CINCINNATI — A former Springboro pharmaceutical distributor and two former top executives have been charged in a conspiracy to flood rural Appalachia with millions of painkiller pills, according to the U.S. Attorney’s Office.
A federal grand jury indictment accuses Miami-Luken, former company president Anthony Rattini and former compliance officer James Barclay with conspiring to illegally distribute controlled substances, a crime punishable by up to 20 years in prison.
Miami-Luken, which closed last year, allegedly distributed nearly 5 million oxycodone and hydrocodone pills to a pharmacy in Oceana, West Virginia, a town of approximately 1,394 people, according to U.S. Attorney Ben Glassman.
Miami-Luken allegedly provided 3.7 million oxycodone pills to a pharmacy in Kermit, West Virginia - population 300 - between 2008 and 2011.
Glassman said this case is unusual because they often don’t target executives, but he said anyone who is responsible for aiding this epidemic needs to be held accountable.
"Rattini, Barclay and Miami-Luken sought to enrich themselves by distributing millions of painkillers to doctors and pharmacists in rural Appalachia, where the opioid epidemic was at its peak," according to a U.S. Attorney's news release.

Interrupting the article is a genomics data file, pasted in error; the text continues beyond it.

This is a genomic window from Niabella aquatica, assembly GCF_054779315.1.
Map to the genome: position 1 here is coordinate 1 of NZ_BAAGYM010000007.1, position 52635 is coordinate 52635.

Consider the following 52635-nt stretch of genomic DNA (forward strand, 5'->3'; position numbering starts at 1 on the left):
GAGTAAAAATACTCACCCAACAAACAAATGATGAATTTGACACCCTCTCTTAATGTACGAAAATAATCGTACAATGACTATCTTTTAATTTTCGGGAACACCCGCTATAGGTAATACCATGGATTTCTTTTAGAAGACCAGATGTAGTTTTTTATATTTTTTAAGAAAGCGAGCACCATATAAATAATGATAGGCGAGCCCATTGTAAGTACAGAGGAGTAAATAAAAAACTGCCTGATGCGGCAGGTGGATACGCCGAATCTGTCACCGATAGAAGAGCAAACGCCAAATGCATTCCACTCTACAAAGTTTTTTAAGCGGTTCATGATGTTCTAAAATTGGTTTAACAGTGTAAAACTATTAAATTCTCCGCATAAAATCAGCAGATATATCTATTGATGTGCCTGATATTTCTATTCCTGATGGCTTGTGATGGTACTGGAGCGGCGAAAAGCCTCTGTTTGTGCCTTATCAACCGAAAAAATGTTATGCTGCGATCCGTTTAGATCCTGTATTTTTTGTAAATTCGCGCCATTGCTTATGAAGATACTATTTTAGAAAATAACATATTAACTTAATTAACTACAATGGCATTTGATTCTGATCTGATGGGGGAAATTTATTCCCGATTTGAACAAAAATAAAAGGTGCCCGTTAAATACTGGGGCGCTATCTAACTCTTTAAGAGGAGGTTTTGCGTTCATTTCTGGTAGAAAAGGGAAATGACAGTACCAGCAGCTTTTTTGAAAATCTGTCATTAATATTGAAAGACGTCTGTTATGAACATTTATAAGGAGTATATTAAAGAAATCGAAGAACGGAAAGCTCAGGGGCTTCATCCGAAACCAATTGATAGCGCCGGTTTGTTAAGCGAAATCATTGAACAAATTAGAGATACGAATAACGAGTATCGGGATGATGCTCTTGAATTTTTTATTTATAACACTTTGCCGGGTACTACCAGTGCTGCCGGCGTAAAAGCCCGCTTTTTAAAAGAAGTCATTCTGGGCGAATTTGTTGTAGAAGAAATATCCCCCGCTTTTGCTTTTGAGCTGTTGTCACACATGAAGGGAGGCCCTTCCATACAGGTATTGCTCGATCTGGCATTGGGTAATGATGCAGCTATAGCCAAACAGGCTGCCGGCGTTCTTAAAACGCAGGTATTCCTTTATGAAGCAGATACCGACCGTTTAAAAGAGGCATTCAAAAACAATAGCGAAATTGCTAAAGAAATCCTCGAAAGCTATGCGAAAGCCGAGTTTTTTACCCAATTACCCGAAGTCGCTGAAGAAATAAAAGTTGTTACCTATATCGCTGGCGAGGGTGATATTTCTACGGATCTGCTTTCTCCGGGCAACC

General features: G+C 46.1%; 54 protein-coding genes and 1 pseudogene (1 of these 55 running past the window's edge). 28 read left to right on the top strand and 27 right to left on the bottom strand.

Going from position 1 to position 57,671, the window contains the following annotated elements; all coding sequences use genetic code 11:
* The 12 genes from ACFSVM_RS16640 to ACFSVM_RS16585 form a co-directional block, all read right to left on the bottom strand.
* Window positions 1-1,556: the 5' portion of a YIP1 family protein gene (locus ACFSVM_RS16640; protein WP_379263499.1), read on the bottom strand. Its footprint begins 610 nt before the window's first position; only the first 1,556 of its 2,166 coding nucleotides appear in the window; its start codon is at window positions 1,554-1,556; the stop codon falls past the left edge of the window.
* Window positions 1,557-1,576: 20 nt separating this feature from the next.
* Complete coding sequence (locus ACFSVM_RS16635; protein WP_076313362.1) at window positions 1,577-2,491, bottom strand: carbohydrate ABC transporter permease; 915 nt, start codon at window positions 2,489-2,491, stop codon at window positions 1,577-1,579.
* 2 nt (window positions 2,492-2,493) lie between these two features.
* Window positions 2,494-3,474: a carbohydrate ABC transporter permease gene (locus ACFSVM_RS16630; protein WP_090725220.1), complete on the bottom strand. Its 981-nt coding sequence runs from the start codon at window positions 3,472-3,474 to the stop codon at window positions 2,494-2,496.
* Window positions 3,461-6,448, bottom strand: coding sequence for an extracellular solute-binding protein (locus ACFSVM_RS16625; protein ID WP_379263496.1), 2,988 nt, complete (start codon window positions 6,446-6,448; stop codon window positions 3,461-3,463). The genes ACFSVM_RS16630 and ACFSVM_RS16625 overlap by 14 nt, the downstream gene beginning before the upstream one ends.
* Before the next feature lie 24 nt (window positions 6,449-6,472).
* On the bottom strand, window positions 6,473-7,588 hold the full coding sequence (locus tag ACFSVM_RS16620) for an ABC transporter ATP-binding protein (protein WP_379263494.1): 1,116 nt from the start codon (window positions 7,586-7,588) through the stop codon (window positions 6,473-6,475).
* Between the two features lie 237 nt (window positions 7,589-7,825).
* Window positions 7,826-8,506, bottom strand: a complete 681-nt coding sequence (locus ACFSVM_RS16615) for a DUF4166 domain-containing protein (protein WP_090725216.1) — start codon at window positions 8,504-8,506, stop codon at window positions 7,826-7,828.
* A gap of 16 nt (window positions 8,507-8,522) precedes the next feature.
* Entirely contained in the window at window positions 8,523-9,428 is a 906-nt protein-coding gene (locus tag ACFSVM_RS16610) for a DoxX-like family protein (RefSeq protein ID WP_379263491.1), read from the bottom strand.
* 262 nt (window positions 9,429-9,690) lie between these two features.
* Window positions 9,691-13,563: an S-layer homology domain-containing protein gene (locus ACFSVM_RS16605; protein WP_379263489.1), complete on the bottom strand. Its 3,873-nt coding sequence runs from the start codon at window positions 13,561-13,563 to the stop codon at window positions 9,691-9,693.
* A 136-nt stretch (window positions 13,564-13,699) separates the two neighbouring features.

Miami-Luken operated a low-profile business between prescription drug makers and pharmacies. It distributed drugs to more than 200 pharmacies in Ohio, West Virginia, Indiana and Tennessee.
Glassman said Miami-Luken sold to pill mills and facilitated drug use to make a profit. Between 2008 and 2015, the company made $173 million in sales annually, and 70% of that came from wholesale drug distribution.
In 2017, the WCPO I-Team reported that Miami-Luken was one of five Southwest Ohio distributors named in a lawsuit by the commissioners of Kanawha County, West Virginia.
Two West Virginia pharmacists, Devonna Miller-West and Samuel "Randy" Ballengee, were also charged in the conspiracy.
Miller-West owned and operated Westside Pharmacy in Oceana, and Ballengee owned and operated Tug Valley Pharmacy in Williamson. Miami-Luken allegedly distributed more than 6 millions hydrocodone pills to Ballengee's pharmacy between 2008 and 2014.
The defendants were arrested by federal agents Thursday morning after a federal grand jury in Cincinnati returned the indictments Wednesday, according to Glassman.
“The opioid epidemic is the public health crisis of our lifetime,” Glassman said. “We have had to devote … significant resources to stopping the bleeding, or more significantly and probably more apt, stopping the dying on the day-to-day basis.”
Glassman said this was a year-long investigation and more pharmacists could be indicted.